In the end, I always think back on that day in Uganda as one of the most memorable experiences I had in my entire two years there and it obviously was not for happy reasons.  But it was at that moment that I felt like I started my long journey to understanding what it really means to be poor and living in such a remote place.

Sunday, March 30, 2014

Was I Completely Out of My Mind?

The Lobby of HST
A few months ago I wrote a post describing my schedule this semester.  I was questioning the fact that I might be taking on too much due to the fact that I was interning full time while still taking full time classes (among other things).

I started my internship at the State Department on January 6th.  It seems like years ago.  At the onset, I was terrified of myself and my ambitions.  I was taking four classes, working full time, organizing events for the Graduate Student Council, and trying to maintain my sanity all at the same time.  I was supposed to be finished March 14th, but in order to finish out a few projects, I voluntarily extended for a few extra weeks and now tomorrow is my last day.  In the end, was it worth it?  Was it worth not seeing my family for 3 months?  Was it worth doing homework every weekend, every morning, every evening?  Was it worth the stress and anxiety of getting things done in time?  The answer to all these questions: Yes!  It was worth every minute of it.

For the past three months I've been interning at the State Department in the Office of the U.S. Special Envoy for Sudan and South Sudan.  It has been quite the experience!  Despite the fact that these countries are extremely complicated, I feel like an expert on Sudan and South Sudan.  It's possible that I actually know more about Sudan now than I do about Uganda.  The learning curve at State is almost vertical.  It's so fast paced that you have to simply learn how to adjust.  You have to keep up or you might fall apart.

I've been working in the Harry S Truman Building in Foggy Bottom.  I love and hate this building all at the same time.  I love to roam the halls.  At the end of every corridor there are mural size pictures of different places from around the world.  Just walking around you feel like you are travelling.  This is one way I know how to find my way back to my office, which is right next to the UK mural.  There are also many pictures of the Secretary (John Kerry) with various heads of state and other important officials all over the world. (What I want to know is who's job it is to change all of these when the secretary of state changes.)  In addition to all the pictures there are inspirational quotes on the walls from people like Gandhi.  Sometimes I plan my route to a certain place in the building based on going down corridors that I haven't been in.  I also hate this building because even though it is laid out in a way that is supposed to be easy to navigate, it is so easy to get lost.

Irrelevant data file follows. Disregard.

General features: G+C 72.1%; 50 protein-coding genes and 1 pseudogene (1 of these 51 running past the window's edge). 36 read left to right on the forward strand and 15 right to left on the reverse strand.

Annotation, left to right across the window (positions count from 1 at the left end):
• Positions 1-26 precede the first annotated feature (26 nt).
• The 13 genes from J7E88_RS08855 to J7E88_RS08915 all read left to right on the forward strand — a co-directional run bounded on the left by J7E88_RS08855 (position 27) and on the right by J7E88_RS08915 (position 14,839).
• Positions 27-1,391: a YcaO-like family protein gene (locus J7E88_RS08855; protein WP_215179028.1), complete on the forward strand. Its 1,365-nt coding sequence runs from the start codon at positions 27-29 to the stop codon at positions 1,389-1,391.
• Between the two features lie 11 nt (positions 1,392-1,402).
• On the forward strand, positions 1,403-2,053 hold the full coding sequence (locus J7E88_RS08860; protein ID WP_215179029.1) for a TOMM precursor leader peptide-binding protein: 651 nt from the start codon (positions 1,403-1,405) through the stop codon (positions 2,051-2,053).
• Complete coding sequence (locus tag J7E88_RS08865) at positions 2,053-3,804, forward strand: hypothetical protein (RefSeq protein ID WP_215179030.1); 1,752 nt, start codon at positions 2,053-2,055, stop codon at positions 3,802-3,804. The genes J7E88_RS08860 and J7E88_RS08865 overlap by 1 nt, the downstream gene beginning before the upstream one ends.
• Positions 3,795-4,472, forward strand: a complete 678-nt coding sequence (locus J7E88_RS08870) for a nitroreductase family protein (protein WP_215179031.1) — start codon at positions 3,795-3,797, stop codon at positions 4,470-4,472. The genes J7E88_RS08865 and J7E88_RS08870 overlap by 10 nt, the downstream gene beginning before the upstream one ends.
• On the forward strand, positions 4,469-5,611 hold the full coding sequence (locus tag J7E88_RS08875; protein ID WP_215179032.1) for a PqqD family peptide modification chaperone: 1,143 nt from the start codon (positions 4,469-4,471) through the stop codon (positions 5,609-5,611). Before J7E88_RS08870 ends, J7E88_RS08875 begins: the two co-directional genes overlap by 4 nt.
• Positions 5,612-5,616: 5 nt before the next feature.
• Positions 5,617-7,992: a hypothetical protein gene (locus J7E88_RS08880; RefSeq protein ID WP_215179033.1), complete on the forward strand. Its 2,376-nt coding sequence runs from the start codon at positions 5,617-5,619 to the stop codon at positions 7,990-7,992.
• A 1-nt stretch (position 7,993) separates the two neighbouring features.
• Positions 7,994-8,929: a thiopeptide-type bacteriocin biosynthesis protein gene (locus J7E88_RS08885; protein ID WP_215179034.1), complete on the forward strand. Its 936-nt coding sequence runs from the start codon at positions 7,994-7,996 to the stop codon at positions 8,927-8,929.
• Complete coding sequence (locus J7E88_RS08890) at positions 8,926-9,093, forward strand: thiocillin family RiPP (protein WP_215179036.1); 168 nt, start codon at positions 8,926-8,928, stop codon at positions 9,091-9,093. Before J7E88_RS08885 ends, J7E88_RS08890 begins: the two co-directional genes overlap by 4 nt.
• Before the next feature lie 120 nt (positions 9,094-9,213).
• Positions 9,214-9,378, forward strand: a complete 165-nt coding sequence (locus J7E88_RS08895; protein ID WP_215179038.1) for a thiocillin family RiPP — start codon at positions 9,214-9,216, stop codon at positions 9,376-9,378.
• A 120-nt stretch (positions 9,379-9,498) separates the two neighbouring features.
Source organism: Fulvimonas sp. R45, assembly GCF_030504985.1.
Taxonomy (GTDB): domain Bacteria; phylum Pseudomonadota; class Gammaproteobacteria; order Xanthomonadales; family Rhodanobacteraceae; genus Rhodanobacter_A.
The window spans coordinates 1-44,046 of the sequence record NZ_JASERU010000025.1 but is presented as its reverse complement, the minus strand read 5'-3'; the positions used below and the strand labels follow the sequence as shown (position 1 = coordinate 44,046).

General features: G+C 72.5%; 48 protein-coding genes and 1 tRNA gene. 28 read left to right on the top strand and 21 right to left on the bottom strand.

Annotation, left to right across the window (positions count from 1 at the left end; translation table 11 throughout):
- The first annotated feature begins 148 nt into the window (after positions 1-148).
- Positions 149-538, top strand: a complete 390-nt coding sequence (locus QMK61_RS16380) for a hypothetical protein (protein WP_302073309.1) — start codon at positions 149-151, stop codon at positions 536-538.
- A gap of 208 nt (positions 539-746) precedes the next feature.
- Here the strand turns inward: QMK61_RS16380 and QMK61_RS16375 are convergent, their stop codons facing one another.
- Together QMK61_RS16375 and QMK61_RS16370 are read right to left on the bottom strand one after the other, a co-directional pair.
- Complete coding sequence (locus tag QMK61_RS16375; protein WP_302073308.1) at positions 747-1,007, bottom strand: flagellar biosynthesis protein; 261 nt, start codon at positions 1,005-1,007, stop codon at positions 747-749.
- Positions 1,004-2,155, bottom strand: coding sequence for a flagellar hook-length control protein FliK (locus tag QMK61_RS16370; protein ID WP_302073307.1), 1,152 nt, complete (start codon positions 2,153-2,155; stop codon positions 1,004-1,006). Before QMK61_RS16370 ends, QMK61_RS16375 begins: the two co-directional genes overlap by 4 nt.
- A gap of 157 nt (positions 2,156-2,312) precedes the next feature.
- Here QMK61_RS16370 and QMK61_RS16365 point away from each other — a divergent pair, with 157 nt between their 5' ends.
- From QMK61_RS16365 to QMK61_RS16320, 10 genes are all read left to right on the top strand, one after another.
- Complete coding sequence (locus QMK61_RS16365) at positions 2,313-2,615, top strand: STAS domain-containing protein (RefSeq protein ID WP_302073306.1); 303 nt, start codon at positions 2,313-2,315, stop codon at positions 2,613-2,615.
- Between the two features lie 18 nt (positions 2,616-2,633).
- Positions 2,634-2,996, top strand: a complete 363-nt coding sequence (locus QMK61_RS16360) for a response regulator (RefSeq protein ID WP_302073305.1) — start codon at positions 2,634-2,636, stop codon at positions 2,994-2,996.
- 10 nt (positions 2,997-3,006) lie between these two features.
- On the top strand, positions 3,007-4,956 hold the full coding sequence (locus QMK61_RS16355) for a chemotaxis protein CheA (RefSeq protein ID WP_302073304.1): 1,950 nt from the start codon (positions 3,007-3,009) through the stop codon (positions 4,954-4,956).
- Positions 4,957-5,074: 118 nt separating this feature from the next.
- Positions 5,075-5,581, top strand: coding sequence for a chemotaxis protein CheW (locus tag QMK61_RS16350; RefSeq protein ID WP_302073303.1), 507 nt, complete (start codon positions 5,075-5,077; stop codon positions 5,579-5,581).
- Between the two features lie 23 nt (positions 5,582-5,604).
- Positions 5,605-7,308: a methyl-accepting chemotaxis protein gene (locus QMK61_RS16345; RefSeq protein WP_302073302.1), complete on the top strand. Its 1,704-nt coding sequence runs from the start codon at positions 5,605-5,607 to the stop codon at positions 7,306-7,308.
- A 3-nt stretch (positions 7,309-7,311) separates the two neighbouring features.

As I said before, the learning curve at State is steep and you often find yourself doing things that you never thought they would let an intern do.  One of my biggest tasks was research.  I was tasked with researching the Sudanese economy, their exports, and specific industries within the economy.  As a student of International Economic Relations, I found all this fascinating!  Sudan is under comprehensive economic sanctions with the U.S. currently.  This means that U.S. companies and citizens cannot import things from Sudan or export things to Sudan, for the most part.  My office knew my background and they really tried to make my internship as meaningful to me as they could.  I was actually told at one point "We never knew we had so many economic projects until you got here."

Throughout my internship I also got to go to various talks and lecture series as well as "field trips" both with my office as well as the internship program.  Below I describe some of what I found most interesting in my three months working there.

1.) "Creative Diplomacy" with Thomas Pickering--Thomas Pickering is one of the most well known and influential diplomats of the last 50 years.  He did a lecture/Q&A session on creative diplomacy.  Mostly he was taking questions about his views on U.S. diplomacy in today's world.

2.) FBI--One of the field trips through the internship program was to the FBI building.  While there I got to see agents re-certifying and I also got a chance to walk around their museum where they have some interesting artifacts.

3.) The Hill (House Foreign Affairs Committee)--The Special Envoy testified in front of the House Foreign Affairs Committee a few weeks ago and I went with other people from my office to see him testify.  All of these sessions are open to the public, but I had never been before.

4.) The Chiefs of Mission Conference--This was a conference for all the U.S. chiefs of mission (aka Ambassadors).  I found myself volunteered for "mic duty", where I was tasked with passing the microphone around to people with questions for the speakers.  This sounds kind of boring, but I got to sit in on a couple interesting sessions on congressional relations and fragile states.
Diplomatic Reception Room

5.) Diplomatic Reception--My office threw a farewell reception for Ambassador Akech, the South Sudanese ambassador to the U.S., who was being recalled to South Sudan.  This was held on the 8th floor in some very elaborate diplomatic reception rooms.  While we were there, one of my co-workers gave us a tour of the reception rooms.  It's like a museum!  They had so many important artifacts, including many original works of art and the desk that Thomas Jefferson sat at when he drafted the Declaration of Independence.